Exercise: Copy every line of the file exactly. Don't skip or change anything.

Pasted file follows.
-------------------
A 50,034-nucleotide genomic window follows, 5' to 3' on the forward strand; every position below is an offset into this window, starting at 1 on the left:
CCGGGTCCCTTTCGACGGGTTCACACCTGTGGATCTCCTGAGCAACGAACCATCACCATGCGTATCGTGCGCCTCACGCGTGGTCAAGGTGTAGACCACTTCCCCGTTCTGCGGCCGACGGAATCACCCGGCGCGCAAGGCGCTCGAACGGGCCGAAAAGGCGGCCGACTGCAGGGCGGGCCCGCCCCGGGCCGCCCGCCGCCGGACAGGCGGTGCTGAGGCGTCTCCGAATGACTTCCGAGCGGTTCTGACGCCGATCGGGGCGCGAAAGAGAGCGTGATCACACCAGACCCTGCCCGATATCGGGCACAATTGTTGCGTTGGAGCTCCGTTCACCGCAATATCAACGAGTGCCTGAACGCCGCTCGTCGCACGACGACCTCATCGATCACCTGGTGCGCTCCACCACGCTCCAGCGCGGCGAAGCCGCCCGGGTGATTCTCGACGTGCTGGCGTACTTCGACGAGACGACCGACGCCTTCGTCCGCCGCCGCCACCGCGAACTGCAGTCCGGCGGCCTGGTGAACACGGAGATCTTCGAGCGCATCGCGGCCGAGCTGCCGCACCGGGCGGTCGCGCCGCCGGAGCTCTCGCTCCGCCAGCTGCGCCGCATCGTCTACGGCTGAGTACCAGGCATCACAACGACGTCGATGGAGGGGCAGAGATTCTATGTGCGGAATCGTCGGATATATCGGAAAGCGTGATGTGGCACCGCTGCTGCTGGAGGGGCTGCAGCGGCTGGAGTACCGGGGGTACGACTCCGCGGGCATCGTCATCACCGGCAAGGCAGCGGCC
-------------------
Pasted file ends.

A 50,034-nucleotide genomic window follows, 5' to 3' on the forward strand; every position below is an offset into this window, starting at 1 on the left:
CCGGGTCCCTTTCGACGGGTTCACACCTGTGGATCTCCTGAGCAACGAACCATCACCATGCGTATCGTGCGCCTCACGCGTGGTCAAGGTGTAGACCACTTCCCCGTTCTGCGGCCGACGGAATCACCCGGCGCGCAAGGCGCTCGAACGGGCCGAAAAGGCGGCCGACTGCAGGGCGGGCCCGCCCCGGGCCGCCCGCCGCCGGACAGGCGGTGCTGAGGCGTCTCCGAATGACTTCCGAGCGGTTCTGACGCCGATCGGGGCGCGAAAGAGAGCGTGATCACACCAGACCCTGCCCGATATCGGGCACAATTGTTGCGTTGGAGCTCCGTTCACCGCAATATCAACGAGTGCCTGAACGCCGCTCGTCGCACGACGACCTCATCGATCACCTGGTGCGCTCCACCACGCTCCAGCGCGGCGAAGCCGCCCGGGTGATTCTCGACGTGCTGGCGTACTTCGACGAGACGACCGACGCCTTCGTCCGCCGCCGCCACCGCGAACTGCAGTCCGGCGGCCTGGTGAACACGGAGATCTTCGAGCGCATCGCGGCCGAGCTGCCGCACCGGGCGGTCGCGCCGCCGGAGCTCTCGCTCCGCCAGCTGCGCCGCATCGTCTACGGCTGAGTACCAGGCATCACAACGACGTCGATGGAGGGGCAGAGATTCTATGTGCGGAATCGTCGGATATATCGGAAAGCGTGATGTGGCACCGCTGCTGCTGGAGGGGCTGCAGCGGCTGGAGTACCGGGGGTACGACTCCGCGGGCATCGTCATCACCGGCAAGGCAGCGGCC